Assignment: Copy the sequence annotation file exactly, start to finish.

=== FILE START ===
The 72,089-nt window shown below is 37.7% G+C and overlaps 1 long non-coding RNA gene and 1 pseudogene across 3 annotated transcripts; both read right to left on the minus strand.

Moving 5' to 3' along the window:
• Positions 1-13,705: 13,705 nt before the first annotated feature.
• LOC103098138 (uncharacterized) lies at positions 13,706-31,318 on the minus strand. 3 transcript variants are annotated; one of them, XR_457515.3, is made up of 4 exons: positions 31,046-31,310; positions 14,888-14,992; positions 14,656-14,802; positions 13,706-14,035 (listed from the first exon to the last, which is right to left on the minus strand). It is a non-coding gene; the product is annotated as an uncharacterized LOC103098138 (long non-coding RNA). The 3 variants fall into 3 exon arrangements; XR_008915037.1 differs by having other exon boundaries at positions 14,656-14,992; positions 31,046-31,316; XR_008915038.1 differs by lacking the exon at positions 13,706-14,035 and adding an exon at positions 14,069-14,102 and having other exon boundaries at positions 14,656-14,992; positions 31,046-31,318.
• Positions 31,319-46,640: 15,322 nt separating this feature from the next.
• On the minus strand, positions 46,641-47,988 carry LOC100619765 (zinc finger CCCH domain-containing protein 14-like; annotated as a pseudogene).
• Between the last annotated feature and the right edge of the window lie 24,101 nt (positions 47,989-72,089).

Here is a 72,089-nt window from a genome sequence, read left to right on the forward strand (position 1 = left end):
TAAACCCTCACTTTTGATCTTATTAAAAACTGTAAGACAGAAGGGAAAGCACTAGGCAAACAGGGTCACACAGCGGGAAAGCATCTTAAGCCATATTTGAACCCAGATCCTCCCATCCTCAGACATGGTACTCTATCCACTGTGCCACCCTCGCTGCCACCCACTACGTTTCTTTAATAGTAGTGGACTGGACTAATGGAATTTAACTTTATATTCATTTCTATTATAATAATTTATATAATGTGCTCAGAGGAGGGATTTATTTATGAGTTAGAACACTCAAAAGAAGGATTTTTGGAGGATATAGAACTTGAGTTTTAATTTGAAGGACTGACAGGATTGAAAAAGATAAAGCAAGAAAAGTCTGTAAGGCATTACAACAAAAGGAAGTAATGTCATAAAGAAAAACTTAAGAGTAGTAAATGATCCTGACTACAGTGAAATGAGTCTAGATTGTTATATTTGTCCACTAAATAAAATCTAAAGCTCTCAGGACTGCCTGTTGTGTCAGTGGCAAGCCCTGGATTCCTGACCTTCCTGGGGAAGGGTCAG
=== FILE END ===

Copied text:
The 72,089-nt window shown below is 37.7% G+C and overlaps 1 long non-coding RNA gene and 1 pseudogene across 3 annotated transcripts; both read right to left on the minus strand.

Moving 5' to 3' along the window:
• Positions 1-13,705: 13,705 nt before the first annotated feature.
• LOC103098138 (uncharacterized) lies at positions 13,706-31,318 on the minus strand. 3 transcript variants are annotated; one of them, XR_457515.3, is made up of 4 exons: positions 31,046-31,310; positions 14,888-14,992; positions 14,656-14,802; positions 13,706-14,035 (listed from the first exon to the last, which is right to left on the minus strand). It is a non-coding gene; the product is annotated as an uncharacterized LOC103098138 (long non-coding RNA). The 3 variants fall into 3 exon arrangements; XR_008915037.1 differs by having other exon boundaries at positions 14,656-14,992; positions 31,046-31,316; XR_008915038.1 differs by lacking the exon at positions 13,706-14,035 and adding an exon at positions 14,069-14,102 and having other exon boundaries at positions 14,656-14,992; positions 31,046-31,318.
• Positions 31,319-46,640: 15,322 nt separating this feature from the next.
• On the minus strand, positions 46,641-47,988 carry LOC100619765 (zinc finger CCCH domain-containing protein 14-like; annotated as a pseudogene).
• Between the last annotated feature and the right edge of the window lie 24,101 nt (positions 47,989-72,089).

Here is a 72,089-nt window from a genome sequence, read left to right on the forward strand (position 1 = left end):
TAAACCCTCACTTTTGATCTTATTAAAAACTGTAAGACAGAAGGGAAAGCACTAGGCAAACAGGGTCACACAGCGGGAAAGCATCTTAAGCCATATTTGAACCCAGATCCTCCCATCCTCAGACATGGTACTCTATCCACTGTGCCACCCTCGCTGCCACCCACTACGTTTCTTTAATAGTAGTGGACTGGACTAATGGAATTTAACTTTATATTCATTTCTATTATAATAATTTATATAATGTGCTCAGAGGAGGGATTTATTTATGAGTTAGAACACTCAAAAGAAGGATTTTTGGAGGATATAGAACTTGAGTTTTAATTTGAAGGACTGACAGGATTGAAAAAGATAAAGCAAGAAAAGTCTGTAAGGCATTACAACAAAAGGAAGTAATGTCATAAAGAAAAACTTAAGAGTAGTAAATGATCCTGACTACAGTGAAATGAGTCTAGATTGTTATATTTGTCCACTAAATAAAATCTAAAGCTCTCAGGACTGCCTGTTGTGTCAGTGGCAAGCCCTGGATTCCTGACCTTCCTGGGGAAGGGTCAG